Might as well share the Buckthorn TOTE that I made! This is my Buckthorn Tote – Riverbend style! Hope you spotted the Buckthorn Backpack that I shared earlier. I had so much fun putting these together!
Buckthorn Tote – Riverbend
I love the Buckthorn Tote for a smaller bag! It is perfect for using as a lunchbox, a knitting/crochet tote, or whatever else you might need. I like making these for kids gifts, too. They love the top zipper to secure their favorite things and is easy to tote around.
I’m excited to put another one of these together soon. They don’t take as much fabric and have less pieces than a lot of my patterns, so there’s a definite time and cost savings right off the bat. I think I’ll try another one of my Riverbend Canvas prints for my next sample. It’s so fun to combine fabrics and webbing! Who knows though, I might dig through my stash of older canvas or maybe even do some quilted panels (like this one, or this one).
Exterior Fabric Options
It doesn’t take up too much fabric, and is a super satisfying sew. I’ve made quite a few now with a variety of substrates for the exterior:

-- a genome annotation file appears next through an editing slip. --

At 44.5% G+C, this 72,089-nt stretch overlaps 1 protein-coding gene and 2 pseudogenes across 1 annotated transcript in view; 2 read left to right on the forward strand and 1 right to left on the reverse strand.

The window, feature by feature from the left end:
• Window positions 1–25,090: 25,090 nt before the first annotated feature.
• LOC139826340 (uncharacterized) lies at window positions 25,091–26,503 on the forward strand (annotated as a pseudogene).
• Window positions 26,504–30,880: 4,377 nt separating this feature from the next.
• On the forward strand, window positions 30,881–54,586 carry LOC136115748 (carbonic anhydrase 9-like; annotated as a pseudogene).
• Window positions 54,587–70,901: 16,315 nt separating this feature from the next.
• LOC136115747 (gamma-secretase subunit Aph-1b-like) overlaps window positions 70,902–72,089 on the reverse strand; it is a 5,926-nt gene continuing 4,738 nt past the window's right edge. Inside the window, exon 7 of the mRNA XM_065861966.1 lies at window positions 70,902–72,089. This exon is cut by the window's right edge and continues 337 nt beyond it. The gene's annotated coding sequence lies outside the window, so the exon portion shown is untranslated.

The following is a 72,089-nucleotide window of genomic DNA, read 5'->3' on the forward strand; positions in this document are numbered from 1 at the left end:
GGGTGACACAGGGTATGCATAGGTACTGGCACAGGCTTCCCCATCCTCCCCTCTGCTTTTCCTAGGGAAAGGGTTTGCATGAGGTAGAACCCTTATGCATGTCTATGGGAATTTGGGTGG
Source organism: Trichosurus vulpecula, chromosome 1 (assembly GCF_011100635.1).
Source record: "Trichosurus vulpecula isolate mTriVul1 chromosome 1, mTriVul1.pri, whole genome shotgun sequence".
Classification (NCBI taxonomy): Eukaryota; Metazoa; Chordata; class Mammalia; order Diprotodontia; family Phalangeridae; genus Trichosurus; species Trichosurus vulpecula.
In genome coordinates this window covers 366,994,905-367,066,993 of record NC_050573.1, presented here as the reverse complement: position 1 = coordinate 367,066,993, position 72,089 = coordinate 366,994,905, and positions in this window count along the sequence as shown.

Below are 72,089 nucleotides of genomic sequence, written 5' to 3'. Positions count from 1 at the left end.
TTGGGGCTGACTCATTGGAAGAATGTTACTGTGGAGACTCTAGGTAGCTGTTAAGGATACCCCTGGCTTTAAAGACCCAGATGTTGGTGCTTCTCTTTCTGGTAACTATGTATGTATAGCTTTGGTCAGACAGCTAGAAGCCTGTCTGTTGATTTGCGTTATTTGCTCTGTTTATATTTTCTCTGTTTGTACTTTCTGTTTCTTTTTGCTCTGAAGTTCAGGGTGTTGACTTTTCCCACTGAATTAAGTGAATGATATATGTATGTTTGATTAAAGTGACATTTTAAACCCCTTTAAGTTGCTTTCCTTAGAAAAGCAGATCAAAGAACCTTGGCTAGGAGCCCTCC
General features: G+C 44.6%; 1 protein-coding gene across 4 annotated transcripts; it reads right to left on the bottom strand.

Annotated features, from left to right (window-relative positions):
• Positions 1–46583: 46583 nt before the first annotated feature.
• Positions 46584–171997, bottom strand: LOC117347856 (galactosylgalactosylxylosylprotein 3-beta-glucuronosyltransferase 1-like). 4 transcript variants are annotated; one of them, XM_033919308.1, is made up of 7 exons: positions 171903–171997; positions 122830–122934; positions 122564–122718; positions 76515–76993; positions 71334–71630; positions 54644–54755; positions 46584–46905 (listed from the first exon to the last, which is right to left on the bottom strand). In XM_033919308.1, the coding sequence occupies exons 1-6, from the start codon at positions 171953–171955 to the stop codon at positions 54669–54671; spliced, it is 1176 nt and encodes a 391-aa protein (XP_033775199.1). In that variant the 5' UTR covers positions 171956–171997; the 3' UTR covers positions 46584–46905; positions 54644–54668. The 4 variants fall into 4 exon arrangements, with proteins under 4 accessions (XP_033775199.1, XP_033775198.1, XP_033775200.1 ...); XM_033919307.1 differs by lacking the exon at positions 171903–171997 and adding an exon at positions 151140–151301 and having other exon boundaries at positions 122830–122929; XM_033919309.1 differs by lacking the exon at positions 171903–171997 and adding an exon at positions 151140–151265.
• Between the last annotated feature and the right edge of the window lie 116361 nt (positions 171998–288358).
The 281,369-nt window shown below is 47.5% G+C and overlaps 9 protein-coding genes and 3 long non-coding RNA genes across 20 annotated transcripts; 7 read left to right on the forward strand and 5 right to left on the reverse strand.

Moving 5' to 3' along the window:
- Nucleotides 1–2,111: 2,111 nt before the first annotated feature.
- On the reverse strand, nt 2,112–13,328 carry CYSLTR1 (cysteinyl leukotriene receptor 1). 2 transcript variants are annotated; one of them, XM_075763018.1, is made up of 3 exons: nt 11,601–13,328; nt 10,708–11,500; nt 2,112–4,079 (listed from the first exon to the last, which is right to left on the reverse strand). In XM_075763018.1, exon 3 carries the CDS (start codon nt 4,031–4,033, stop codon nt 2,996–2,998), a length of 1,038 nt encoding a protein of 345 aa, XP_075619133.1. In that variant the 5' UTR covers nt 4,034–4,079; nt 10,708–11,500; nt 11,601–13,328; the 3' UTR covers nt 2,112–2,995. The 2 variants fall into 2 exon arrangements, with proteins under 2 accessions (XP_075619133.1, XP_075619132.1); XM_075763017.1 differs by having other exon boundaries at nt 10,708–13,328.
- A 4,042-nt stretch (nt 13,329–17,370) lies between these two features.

- dry oilskin
- waxed canvas
- quilted to fusible fleece (batting scraps work great, too!) – here’s the quilted backpack version as well
- cotton canvas
With so many choices, I’m sure you’ll be able to pull something from your stash that would be perfect!
I also love that you only have to pick out two fabrics to make it! One for the exterior and one for the lining. I know it can be a challenge when a bag is made of several different fabric that you have to coordinate. I love how that process can be part of the fun, but the Buckthorn keeps it simple!
- Pattern: Buckthorn Tote (pattern available in PDF and paper)
- Fabrics: Riverbend Canvas for the exterior, Riverbend Essex for the lining
- Hardware & Supplies: